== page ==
I'm sure that is small comfort for investors in Goldman Sachs Group Inc.'s (GS) $10B Global Alpha fund, which dropped 10% last month... The fund was hurt more by currency movements than the commodity crash but, when this letter goes out next week, look for many high-flying funds to experience outflows from nervous investors.
The last time GS had a monthly loss this large was October 1998, when the S&P dropped 10% in a month, not the same thing at all! The fund told investors it does not intend to change it's strategy, which returned 33% last year: "Our overall view on U.S. Treasuries was and continues to be negative given poor long-term value and a less favorable macroeconomic outlook." So the smartest fund guys on the planet disagree with me -- I've had worse!
As the WSJ notes about the letter, they also say: "We continue to maintain the highest confidence in our models and positions, despite our performance in August."
This is what I mean about commodity funds (and currencies are commodities too), they are not going to capitulate in a single month, even when that month is a disaster. But a 10% drop in oil for August, followed by a 5% (so far) drop in September may have hedgies heading for the exits before they wipe out last year's profits.
Think about the amount of gold, for example, held by the streetTRACKS Gold Trust ETF (GLD) and others as investors picked up 8M shares a day, double the usual volume, as gold went from $575 in April, to $730 in July. Buying was more muted but still strong as gold picked up again in June, from $542 to $676 again in July. Last week's drop caught everyone by surprise except this guy, and I think the ETF investors, just like many hedge funds have not yet begun to freak out -- a break below $550 should do that!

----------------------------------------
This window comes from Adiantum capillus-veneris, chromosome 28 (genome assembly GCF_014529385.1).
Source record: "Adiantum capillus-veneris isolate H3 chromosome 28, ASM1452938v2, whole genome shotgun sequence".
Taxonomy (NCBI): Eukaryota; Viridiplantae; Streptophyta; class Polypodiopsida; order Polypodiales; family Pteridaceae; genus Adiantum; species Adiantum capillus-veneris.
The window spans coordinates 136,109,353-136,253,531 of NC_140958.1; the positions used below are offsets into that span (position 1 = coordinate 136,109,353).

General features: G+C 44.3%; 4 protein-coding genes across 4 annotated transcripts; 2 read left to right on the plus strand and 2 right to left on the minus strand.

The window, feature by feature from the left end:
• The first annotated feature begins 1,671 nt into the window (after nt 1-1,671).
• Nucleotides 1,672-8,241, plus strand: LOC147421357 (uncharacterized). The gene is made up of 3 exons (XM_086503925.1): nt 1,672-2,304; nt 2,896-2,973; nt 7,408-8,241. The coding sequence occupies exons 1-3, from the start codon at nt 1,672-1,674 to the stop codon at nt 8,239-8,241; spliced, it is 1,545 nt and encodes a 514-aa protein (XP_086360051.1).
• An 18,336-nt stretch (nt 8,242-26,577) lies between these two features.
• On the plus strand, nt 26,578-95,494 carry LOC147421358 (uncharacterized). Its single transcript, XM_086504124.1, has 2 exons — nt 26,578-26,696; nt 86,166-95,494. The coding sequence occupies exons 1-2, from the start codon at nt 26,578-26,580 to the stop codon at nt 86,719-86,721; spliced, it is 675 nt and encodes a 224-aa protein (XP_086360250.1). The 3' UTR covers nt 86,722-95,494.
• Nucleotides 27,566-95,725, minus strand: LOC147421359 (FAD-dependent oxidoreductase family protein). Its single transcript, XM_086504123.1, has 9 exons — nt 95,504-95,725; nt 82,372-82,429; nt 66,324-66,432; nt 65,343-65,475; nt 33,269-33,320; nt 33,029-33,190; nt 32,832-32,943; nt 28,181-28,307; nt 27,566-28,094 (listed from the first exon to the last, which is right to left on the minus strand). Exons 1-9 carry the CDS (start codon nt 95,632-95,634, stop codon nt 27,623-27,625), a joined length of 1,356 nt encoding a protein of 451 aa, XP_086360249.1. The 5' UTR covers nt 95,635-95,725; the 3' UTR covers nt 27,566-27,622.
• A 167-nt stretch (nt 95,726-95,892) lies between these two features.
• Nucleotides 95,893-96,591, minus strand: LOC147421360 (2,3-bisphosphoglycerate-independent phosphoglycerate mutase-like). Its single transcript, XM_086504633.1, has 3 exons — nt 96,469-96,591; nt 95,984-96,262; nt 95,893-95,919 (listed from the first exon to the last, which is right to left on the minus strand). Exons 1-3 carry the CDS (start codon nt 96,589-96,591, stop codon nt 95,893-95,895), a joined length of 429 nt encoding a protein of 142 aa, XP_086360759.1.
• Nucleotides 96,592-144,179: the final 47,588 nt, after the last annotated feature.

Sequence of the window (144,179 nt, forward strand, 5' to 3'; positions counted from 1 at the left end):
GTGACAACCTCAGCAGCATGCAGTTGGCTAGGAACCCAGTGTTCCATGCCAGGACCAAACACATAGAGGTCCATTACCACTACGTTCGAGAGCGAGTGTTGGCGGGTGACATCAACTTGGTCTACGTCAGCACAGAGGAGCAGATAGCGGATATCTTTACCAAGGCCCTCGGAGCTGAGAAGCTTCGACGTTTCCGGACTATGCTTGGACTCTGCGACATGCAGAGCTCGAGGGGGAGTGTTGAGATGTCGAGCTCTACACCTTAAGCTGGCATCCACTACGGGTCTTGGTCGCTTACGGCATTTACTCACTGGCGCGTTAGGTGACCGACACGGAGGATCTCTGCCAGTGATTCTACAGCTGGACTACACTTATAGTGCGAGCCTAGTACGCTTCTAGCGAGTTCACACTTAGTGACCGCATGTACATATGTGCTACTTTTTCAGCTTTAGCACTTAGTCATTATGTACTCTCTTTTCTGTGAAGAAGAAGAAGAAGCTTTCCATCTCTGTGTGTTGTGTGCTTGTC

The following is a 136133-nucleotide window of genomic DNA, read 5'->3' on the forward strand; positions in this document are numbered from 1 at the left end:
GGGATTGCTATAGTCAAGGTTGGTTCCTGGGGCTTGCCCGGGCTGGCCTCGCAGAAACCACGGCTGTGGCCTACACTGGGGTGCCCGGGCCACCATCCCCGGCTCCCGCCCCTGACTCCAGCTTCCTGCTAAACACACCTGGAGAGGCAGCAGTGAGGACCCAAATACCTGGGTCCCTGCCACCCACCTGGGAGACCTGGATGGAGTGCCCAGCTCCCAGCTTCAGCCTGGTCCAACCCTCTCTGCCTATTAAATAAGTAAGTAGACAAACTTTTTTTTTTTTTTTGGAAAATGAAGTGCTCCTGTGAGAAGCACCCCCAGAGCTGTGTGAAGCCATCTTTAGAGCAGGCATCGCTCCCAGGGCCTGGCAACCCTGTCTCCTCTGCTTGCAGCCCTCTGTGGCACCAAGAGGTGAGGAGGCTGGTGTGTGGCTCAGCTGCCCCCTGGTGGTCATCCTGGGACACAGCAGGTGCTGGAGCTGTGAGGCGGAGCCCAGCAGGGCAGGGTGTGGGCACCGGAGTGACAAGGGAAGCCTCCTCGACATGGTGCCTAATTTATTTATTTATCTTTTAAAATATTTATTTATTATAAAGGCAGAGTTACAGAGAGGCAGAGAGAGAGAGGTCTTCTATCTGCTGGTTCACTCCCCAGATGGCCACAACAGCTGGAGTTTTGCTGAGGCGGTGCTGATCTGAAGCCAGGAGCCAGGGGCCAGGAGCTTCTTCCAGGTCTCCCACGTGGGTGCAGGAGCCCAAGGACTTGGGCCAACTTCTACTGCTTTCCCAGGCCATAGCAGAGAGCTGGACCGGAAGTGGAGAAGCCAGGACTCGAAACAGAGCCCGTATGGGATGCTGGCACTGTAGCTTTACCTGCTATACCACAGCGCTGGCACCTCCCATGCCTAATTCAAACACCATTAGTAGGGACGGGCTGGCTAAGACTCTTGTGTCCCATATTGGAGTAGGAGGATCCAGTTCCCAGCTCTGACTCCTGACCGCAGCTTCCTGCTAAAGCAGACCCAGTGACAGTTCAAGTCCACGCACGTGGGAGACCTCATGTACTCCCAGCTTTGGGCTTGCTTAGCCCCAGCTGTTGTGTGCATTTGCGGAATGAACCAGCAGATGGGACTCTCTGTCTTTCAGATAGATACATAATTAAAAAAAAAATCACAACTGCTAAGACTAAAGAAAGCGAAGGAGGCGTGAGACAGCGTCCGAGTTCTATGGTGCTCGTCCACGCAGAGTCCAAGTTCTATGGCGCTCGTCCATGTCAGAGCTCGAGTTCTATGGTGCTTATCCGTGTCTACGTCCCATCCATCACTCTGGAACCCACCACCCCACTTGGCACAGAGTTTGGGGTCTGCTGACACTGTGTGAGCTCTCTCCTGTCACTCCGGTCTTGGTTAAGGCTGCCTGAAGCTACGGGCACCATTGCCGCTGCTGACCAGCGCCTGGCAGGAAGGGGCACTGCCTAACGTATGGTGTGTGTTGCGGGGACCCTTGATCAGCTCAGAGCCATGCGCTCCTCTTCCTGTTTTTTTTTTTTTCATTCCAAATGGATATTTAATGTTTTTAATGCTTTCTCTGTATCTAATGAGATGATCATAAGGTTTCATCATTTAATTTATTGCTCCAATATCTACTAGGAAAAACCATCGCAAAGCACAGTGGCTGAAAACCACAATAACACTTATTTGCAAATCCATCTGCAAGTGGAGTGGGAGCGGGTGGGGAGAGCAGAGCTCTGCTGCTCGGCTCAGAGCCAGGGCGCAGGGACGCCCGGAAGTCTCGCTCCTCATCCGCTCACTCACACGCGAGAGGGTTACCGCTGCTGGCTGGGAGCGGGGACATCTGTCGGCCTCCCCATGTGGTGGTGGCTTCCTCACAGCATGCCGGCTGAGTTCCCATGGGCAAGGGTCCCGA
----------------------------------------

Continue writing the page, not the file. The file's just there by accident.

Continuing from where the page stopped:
As much as you want to admire the determination of New Yorkers to get the new "Freedom Tower" built, I do question the wisdom of having State and City government centers locate there. Giuliani's former "command center" was at 7 World Trade Center and, though not directly hit, the building was too unsafe to enter and was ultimately demolished as well. Putting vital government centers in the center of a two-time target may be a big New York FU to your enemies but, strategically, it's not necessarily the smartest move.
Let's buy some health care insurers, as they have brilliantly combined good PR with good business by allowing regulatory changes that allow parents to keep paying for their kid's health insurance until they are 30. This article says about 30% of the gap group, between college and 30, are uninsured, and I know when I got out of college my loss of health care was a big issue. With fewer employers making payments these days, piggybacking kids on parental policies gives insurance companies a huge boost in revenue on the segment of the population that is least likely to require expensive medical care!
Read all of Phil Davis's articles on Seeking Alpha.